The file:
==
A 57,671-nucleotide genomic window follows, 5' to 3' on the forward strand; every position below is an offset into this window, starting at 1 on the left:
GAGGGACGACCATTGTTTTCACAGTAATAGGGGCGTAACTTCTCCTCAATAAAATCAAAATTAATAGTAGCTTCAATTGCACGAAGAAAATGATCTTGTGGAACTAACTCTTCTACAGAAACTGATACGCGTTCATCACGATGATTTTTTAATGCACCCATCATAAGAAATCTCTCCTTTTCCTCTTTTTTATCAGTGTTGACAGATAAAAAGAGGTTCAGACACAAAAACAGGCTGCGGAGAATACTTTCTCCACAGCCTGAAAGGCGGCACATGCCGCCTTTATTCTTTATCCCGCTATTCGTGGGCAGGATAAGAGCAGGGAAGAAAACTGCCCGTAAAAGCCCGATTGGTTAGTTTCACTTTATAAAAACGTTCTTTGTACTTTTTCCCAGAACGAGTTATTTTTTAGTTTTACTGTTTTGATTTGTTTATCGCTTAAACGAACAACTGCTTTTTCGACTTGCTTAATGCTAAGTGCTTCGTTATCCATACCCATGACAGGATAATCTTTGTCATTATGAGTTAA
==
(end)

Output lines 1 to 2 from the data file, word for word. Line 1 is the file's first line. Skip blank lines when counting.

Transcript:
A 57,671-nucleotide genomic window follows, 5' to 3' on the forward strand; every position below is an offset into this window, starting at 1 on the left:
GAGGGACGACCATTGTTTTCACAGTAATAGGGGCGTAACTTCTCCTCAATAAAATCAAAATTAATAGTAGCTTCAATTGCACGAAGAAAATGATCTTGTGGAACTAACTCTTCTACAGAAACTGATACGCGTTCATCACGATGATTTTTTAATGCACCCATCATAAGAAATCTCTCCTTTTCCTCTTTTTTATCAGTGTTGACAGATAAAAAGAGGTTCAGACACAAAAACAGGCTGCGGAGAATACTTTCTCCACAGCCTGAAAGGCGGCACATGCCGCCTTTATTCTTTATCCCGCTATTCGTGGGCAGGATAAGAGCAGGGAAGAAAACTGCCCGTAAAAGCCCGATTGGTTAGTTTCACTTTATAAAAACGTTCTTTGTACTTTTTCCCAGAACGAGTTATTTTTTAGTTTTACTGTTTTGATTTGTTTATCGCTTAAACGAACAACTGCTTTTTCGACTTGCTTAATGCTAAGTGCTTCGTTATCCATACCCATGACAGGATAATCTTTGTCATTATGAGTTAA